After long silence, Hawks try to make a little noise

Trae Young and Lloyd Pierce
Trae Young and Lloyd Pierce

It has been nine long months since last we appraised Lloyd Pierce. Hard to tell for sure through the imperfect miracle of the streaming news conference, but it seemed the Hawks coach had sprouted a few new gray chin hairs in the interim.

Asked this week to explain, the 44-year-old Pierce didn’t point to the stress of increasing expectation bubbling up around his humble team. Nor to the constant annoyance of trying to convince young players that defense isn’t just a massive waste of time when they should be at the other end of the court dancing around the maypole of their own basket.

No, this is what makes a man in his position go gray: “I have a 2-year-old during a pandemic.”

‘Nuff said.

Pierce is back working his other job now, as the NBA has decided to reactivate the Hawks membership and allow them once more to play with the cool kids.

Seems like they have been gone forever. They lost to the Knicks in overtime on March 11, went into COVID-19 shutdown mode with everyone else and then weren’t good enough to gain entrance into the bubble at the restart. There was just no room for a 20-47 team in that post-apocalyptic basketball society.

The more worthy played on without the Hawks, who went without an organized game for the longest span of their healthy competitive lives.

Withdrawal did not seem to be a problem, for those with both ambition and perspective.

Speaking for the ambitious, face of the Hawks Trae Young: “Quarantine has just given me a lot more opportunity to train, lot more time to think about what I need to do this next season.”

And for the aware, the conscience of the Hawks, their head coach: “I miss (basketball) for selfish reasons, but I also feel like there are a lot of things we really need to get straight. I had to protect my family. There’s a lot in our world that constantly consumes you. Sport is great to be back, but we can’t move on from the racial injustice, the COVID issue that we’re dealing with, trying to stay diligent.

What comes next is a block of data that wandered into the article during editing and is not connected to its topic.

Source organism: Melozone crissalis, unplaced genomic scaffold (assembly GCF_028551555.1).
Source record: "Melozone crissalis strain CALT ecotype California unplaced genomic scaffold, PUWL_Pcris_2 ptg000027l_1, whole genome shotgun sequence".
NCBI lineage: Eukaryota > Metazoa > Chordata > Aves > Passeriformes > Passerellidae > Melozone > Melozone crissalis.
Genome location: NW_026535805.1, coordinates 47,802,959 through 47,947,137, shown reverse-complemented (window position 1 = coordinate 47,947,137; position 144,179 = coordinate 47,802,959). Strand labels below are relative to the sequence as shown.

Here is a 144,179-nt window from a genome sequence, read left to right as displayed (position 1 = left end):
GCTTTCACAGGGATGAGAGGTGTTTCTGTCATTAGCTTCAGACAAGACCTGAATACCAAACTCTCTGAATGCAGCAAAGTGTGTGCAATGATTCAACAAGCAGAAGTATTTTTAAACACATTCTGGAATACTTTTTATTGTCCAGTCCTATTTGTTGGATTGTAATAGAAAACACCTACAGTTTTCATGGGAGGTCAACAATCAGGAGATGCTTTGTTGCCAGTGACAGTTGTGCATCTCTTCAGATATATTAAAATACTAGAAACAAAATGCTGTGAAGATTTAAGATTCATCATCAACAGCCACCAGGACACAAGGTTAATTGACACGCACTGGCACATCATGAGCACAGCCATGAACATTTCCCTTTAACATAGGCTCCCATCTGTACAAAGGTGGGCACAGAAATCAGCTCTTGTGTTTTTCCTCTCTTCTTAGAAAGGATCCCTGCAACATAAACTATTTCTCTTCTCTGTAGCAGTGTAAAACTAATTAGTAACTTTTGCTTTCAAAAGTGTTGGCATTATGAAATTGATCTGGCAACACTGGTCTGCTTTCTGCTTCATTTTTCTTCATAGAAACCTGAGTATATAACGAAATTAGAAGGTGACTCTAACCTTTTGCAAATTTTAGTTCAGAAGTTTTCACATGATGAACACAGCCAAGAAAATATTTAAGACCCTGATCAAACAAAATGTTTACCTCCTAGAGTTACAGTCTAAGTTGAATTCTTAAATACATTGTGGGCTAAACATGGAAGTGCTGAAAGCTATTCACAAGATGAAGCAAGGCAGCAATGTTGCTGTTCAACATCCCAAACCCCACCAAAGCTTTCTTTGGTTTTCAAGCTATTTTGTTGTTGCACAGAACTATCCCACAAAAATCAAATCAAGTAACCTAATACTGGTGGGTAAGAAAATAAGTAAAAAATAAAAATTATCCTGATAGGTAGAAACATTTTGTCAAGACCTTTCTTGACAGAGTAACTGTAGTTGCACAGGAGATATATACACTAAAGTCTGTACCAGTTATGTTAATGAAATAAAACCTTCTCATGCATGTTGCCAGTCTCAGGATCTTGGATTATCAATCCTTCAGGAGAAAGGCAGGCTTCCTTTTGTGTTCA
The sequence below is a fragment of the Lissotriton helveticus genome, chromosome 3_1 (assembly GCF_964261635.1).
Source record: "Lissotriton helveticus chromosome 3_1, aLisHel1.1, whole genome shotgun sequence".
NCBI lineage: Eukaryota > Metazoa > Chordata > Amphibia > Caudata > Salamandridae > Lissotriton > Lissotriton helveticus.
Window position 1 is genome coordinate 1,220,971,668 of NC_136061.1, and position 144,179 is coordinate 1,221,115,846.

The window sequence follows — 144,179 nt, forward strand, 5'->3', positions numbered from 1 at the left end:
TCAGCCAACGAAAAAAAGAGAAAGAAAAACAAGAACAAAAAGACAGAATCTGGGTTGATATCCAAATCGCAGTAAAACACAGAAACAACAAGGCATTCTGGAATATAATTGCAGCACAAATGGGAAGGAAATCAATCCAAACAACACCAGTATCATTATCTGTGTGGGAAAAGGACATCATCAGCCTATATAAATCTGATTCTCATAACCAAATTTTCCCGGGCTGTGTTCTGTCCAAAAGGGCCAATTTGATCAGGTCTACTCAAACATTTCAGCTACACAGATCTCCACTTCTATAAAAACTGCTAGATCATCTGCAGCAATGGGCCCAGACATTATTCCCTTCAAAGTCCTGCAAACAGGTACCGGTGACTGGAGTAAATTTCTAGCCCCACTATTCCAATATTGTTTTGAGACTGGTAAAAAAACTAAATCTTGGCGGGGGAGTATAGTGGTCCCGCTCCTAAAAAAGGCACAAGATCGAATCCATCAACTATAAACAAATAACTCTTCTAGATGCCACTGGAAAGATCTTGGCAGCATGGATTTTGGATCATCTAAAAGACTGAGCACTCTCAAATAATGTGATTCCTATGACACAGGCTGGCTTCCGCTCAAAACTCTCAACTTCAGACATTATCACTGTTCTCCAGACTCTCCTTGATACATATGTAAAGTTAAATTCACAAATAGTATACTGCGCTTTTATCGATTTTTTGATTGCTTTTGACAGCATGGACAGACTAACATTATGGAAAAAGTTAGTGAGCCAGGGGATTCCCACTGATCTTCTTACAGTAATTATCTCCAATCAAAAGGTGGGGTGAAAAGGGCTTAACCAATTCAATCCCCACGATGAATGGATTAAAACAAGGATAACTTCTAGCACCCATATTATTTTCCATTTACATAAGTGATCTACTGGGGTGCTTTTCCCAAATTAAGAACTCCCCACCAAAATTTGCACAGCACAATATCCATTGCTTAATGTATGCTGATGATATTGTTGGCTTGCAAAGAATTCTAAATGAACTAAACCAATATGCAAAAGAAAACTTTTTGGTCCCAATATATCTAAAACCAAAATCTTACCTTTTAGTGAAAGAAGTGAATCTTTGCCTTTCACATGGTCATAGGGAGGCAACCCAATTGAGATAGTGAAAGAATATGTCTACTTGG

“You miss basketball because you miss basketball, but you also understand from a perspective standpoint there are other priorities that are very much at the forefront. Dealing with that doesn’t make you say I wish I could just go back to the gym and play basketball and forget that. I’m not there yet.”

There, with the public-service announcement done, on to the menial topic of Hawks basketball.

As of the last nasal swab, the Hawks will be playing their first exhibition game Dec. 11. Real NBA games are scheduled to start Dec. 22. As it enters 2021, the league will make up the schedule as it goes along, the same way the rest of the world will organize its life.

The Hawks have now reached the stage in their latest metamorphosis where the ZIP code of Young’s next shot isn’t the only intrigue. The fact that he can pass the ball, too – he was second in assists per game last season – is of more interest now that some additional capable hands are there to catch it.

Having gone through all the suffering needed to gain cap space, the team started spending those hard-earned reserves. In the next stage of the rebuild, the Hawks added five free agents with a combined 37 seasons of NBA experience. And it’s good experience, not just the hanging-around kind.

That was the signal that it’s time to start winning.

There’s a much more European cut to this team now with the addition of sleek scorers Bogdan Bogdanovic (15.1 points per game with Sacramento last season) and Danilo Gallinari (18.7 ppg with Oklahoma City while playing about any position).

Guard Kris Dunn is a known defensive nuisance, while Rajon Rondo brings two championship rings and a volatile on-court genius to Atlanta. And forward Solomon Hill looks scary.

Add all that to a young core of players who don’t know how good they are just yet, and there seems to be some reason to invest careful amounts of interest and excitement in a team four years removed from its last winning record.

“We’ve shown potential. We’ve shown flashes of greatness. And now we’ve added other solid NBA players, veterans who have proven themselves in this league,” forward John Collins said. Please forgive Collins his misunderstanding of greatness – he is still young and learning. Just go with it.

That the NBA culture has devoted even a passing glance at these Hawks is a significant development. Taking that next step to relevance is a large one, indeed.

“It’s good to have people talking about Atlanta basketball right now,” Young said. “I want it to stay this way. This city deserves it. We have a lot of exciting pieces, lot of exciting players. The city needs this type of excitement for basketball. It’s good that we’re getting a lot of attention now, but we need to find a way to win games right when the season starts.”

For the better part of 2020, it was easy to forget Atlanta even had an NBA franchise. A forceful reminder is due.

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